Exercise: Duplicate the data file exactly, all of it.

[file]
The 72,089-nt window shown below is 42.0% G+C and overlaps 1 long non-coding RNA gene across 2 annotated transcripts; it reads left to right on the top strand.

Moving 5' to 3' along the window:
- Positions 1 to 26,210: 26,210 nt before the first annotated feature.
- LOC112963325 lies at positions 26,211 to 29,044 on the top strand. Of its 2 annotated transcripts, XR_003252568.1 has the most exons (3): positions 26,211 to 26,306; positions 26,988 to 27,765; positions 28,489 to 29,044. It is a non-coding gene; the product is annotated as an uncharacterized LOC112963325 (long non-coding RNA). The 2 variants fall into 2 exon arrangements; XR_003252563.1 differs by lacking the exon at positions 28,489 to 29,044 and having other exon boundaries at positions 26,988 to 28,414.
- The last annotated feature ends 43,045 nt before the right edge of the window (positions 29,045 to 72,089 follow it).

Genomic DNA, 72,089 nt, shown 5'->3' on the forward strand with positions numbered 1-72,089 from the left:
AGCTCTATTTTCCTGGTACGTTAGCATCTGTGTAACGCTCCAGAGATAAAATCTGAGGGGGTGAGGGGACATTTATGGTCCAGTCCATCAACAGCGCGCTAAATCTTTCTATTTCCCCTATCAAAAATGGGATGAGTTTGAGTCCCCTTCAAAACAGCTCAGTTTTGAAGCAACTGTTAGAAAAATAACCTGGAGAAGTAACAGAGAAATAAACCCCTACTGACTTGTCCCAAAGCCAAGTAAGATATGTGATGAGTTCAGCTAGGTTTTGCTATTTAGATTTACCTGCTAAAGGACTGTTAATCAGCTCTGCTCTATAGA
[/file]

The 72,089-nt window shown below is 42.0% G+C and overlaps 1 long non-coding RNA gene across 2 annotated transcripts; it reads left to right on the top strand.

Moving 5' to 3' along the window:
- Positions 1 to 26,210: 26,210 nt before the first annotated feature.
- LOC112963325 lies at positions 26,211 to 29,044 on the top strand. Of its 2 annotated transcripts, XR_003252568.1 has the most exons (3): positions 26,211 to 26,306; positions 26,988 to 27,765; positions 28,489 to 29,044. It is a non-coding gene; the product is annotated as an uncharacterized LOC112963325 (long non-coding RNA). The 2 variants fall into 2 exon arrangements; XR_003252563.1 differs by lacking the exon at positions 28,489 to 29,044 and having other exon boundaries at positions 26,988 to 28,414.
- The last annotated feature ends 43,045 nt before the right edge of the window (positions 29,045 to 72,089 follow it).

Genomic DNA, 72,089 nt, shown 5'->3' on the forward strand with positions numbered 1-72,089 from the left:
AGCTCTATTTTCCTGGTACGTTAGCATCTGTGTAACGCTCCAGAGATAAAATCTGAGGGGGTGAGGGGACATTTATGGTCCAGTCCATCAACAGCGCGCTAAATCTTTCTATTTCCCCTATCAAAAATGGGATGAGTTTGAGTCCCCTTCAAAACAGCTCAGTTTTGAAGCAACTGTTAGAAAAATAACCTGGAGAAGTAACAGAGAAATAAACCCCTACTGACTTGTCCCAAAGCCAAGTAAGATATGTGATGAGTTCAGCTAGGTTTTGCTATTTAGATTTACCTGCTAAAGGACTGTTAATCAGCTCTGCTCTATAGA